Friday, March 19, 2010

Zaytun Division

Zaytun Division:

                                         H.E. President Barzani and Cheif of the Zaytun Division

The Republic of Korea dispatched a small contingent of 600 military medics and engineers (the 'Seohee' and 'Jema' units) to predominantly Shia areas in Southern Iraq in April 2003[1]. The United States government asked South Korea to send additional forces on September 4, 2003.[2] Upon request, Seoul formed the 'Zaytun' Division, which stresses the peace-keeping role of the troops (as zaytun means olive in Arabic). An additional 2,200 troops (mostly engineers) were deployed to Arbil in the Kurdish Autonomous Region of Northern Iraq by early September 2004 and were converged with the humanitarian troops who were relocated from Southern Iraq. The combined unit consisted of 2,800 soldiers[3]. Another 800 soldiers were dispatched to reinforce the existing troops in Arbil in November 2004, thus increasing the size of South Korea's contingent to 3,600[4].
Impassioned opposition to the deployment among both politicians and the public peaked during the captivity of South Korean Kim Sun-il[5], who was kidnapped on June 17, 2004, and after his execution on June 22, 2004[6]. The incident occurred while the bulk of the Korean contingent was being prepared for its upcoming deployment and triggered a major public debate as to whether they should be sent, involving sometimes violent and vocally anti-American protests[7].

                                              The Farewell Ceremony

On October 10, 2004, a little known Islamist group threatened South Korea in a video posted on an Arabic-language website, promising that they would 'make Korea suffer' if its troops were not withdrawn within 2 weeks. The warning outlined how Korean troops would be attacked 'one by one' and also that their families would be targeted in Korea itself[8]. About a week beforehand, Ayman al-Zawahiri mentioned South Korea in a list of countries allied to the US that should be targeted by volunteers.[8] Subsequently, Korean embassies were instructed by then Foreign Minister Ban Ki-Moon to strengthen security.[8]

Former US Secretary of Defence, Donald Rumsfeld, travelled to Arbil to visit the Korean troops on October 10, 2004. On his way home from a visit to Paris, President Roh Moo-hyun made a surprise visit to the Zaytun Division in Arbil on December 8. Throughout 2005, South Korea's was the third largest foreign military deployment in Iraq, behind the United Kingdom.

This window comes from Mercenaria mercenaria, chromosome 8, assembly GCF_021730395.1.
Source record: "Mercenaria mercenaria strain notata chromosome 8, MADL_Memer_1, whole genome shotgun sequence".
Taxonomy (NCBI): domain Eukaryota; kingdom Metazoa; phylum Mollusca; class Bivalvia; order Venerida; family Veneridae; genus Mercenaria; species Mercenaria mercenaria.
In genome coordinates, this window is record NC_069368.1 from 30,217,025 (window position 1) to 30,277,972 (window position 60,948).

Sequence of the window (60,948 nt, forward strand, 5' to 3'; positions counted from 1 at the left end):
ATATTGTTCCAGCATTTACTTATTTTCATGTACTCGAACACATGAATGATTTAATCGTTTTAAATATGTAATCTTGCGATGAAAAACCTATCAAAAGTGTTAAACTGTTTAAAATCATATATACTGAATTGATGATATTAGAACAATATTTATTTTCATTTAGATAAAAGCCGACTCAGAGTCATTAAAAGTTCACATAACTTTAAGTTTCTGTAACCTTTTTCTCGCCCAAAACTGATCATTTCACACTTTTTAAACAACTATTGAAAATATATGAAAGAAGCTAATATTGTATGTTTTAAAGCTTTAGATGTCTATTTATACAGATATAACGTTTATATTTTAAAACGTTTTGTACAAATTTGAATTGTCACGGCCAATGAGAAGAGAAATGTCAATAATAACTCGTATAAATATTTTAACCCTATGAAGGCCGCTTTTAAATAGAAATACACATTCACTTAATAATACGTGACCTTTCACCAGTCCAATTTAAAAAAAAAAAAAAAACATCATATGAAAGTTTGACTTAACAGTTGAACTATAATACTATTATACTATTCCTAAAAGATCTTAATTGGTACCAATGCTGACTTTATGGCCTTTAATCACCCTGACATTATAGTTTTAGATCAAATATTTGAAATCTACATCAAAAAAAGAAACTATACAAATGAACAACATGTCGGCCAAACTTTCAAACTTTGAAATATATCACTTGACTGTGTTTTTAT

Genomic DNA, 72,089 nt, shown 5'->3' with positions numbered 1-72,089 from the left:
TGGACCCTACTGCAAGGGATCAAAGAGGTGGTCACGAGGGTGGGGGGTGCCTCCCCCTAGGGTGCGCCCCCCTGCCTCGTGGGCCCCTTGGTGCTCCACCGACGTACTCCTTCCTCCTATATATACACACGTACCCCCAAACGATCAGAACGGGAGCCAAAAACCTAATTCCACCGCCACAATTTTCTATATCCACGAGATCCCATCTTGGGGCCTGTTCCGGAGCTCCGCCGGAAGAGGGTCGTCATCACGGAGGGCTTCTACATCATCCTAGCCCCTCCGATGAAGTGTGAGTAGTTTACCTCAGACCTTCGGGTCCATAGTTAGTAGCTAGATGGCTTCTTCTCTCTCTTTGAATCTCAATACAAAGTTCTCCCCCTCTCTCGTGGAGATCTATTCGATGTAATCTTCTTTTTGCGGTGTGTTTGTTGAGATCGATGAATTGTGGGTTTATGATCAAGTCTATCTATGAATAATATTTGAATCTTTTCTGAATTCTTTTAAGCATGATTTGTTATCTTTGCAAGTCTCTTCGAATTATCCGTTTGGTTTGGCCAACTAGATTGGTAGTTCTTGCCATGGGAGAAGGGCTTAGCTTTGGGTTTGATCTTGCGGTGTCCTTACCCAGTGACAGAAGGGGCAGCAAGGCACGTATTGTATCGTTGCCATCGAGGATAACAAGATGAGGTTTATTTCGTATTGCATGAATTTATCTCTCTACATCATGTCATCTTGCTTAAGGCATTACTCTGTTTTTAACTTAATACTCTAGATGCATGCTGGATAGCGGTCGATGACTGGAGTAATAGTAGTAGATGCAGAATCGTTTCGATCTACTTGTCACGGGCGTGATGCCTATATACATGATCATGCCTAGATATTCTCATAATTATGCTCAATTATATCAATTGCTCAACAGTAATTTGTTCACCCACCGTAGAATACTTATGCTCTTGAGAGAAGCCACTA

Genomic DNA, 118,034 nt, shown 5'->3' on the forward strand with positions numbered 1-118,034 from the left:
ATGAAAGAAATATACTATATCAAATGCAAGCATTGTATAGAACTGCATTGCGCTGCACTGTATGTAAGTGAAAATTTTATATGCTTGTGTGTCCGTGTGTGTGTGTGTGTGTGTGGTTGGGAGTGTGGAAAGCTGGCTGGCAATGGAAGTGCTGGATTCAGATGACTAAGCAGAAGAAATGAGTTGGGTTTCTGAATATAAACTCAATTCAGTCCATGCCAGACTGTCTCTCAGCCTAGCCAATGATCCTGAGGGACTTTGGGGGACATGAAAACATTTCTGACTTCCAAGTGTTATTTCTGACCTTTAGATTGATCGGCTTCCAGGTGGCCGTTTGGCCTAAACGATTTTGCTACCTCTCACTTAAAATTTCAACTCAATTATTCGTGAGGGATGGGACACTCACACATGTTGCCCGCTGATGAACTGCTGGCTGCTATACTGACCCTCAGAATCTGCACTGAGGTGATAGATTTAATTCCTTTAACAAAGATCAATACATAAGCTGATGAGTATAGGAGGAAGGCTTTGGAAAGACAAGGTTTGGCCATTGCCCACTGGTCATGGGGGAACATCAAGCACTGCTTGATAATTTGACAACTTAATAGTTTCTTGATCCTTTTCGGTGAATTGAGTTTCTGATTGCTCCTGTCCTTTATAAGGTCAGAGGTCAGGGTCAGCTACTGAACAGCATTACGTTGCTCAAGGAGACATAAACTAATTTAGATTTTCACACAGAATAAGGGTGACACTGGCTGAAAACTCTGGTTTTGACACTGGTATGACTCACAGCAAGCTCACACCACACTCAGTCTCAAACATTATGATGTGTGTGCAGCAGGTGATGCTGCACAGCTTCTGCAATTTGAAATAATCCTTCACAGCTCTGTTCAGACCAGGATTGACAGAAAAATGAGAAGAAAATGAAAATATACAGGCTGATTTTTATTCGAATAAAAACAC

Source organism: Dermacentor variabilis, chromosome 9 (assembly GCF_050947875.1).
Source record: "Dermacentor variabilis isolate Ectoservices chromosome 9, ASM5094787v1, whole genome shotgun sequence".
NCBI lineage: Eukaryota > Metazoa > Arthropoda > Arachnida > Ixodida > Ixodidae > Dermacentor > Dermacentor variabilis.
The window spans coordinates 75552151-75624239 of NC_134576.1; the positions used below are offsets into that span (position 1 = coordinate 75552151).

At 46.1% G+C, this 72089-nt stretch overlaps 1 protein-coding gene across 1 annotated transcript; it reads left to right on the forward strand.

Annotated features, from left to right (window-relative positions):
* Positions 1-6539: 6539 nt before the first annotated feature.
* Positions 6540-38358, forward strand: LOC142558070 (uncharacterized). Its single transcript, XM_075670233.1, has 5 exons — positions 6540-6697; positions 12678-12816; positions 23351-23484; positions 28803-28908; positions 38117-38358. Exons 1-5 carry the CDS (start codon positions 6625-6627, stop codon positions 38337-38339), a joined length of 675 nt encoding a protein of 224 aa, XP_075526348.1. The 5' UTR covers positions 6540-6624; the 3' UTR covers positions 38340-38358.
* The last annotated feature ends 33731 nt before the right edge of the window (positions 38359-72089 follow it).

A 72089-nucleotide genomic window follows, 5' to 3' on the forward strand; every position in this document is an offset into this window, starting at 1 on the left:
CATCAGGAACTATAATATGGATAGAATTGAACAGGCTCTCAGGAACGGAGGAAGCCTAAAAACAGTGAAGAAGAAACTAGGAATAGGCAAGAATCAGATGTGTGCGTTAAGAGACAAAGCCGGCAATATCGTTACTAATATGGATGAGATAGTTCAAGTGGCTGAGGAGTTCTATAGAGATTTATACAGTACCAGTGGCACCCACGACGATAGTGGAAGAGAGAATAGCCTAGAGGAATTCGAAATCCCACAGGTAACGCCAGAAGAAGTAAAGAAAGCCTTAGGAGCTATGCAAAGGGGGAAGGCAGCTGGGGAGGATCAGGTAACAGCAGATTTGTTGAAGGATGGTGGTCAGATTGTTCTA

H.E. Nechirvan Barzani, KRG PM.

In early 2006, 1,300 troops were withdrawn following a December 2005 vote by the National Assembly (10-3 with one abstention).[9] Another 1,200 troops were sent home in early 2007, and it was widely assumed that a complete pullout would take place by the beginning of 2008, when the deployment mandate was set to expire[10]. However, on October 23, 2007, South Korean President Roh Moo-Hyun announced that the mandate would be extended for another year, although the size of the contingent will be halved to 600[11]. The decision to yet again renew the mandate came just several weeks away from December elections in South Korea, during which the extremely unpopular military deployment to Iraq was expected to become a significant issue.

In December 2007, South Korea had 933 personnel deployed[12]; this number had fallen to 520 by October 2008. In a regular briefing on October 29, 2008, Won Tae-jae, a spokesman at the Ministry of Defense said, “The Zaytun army unit, stationed in the city of Arbil in northern Iraq, will begin pulling out of the country in early December, handing the mission over to U.S. troops, and will complete the withdrawal by around December 20 2008[13][14][15]. A farewell ceremony for the remainder of the South Korean contingent was held on December 1, 2008[16].

                                         One of the projects of the Zaytun Division

 Other Details

The main tasks of the South Korean contingent were to provide medical services and to build and repair roads, power lines, schools and other public infrastructure. The contingent includes a small number of Muslim South Korean soldiers who converted to Islam just before their deployment[17]. The Koreans suffered only one fatality: an officer who committed suicide on the South Korean base in May 2007. The only other deaths attributed to their presence have been accidents involving both South Korean and Iraqi civilians.

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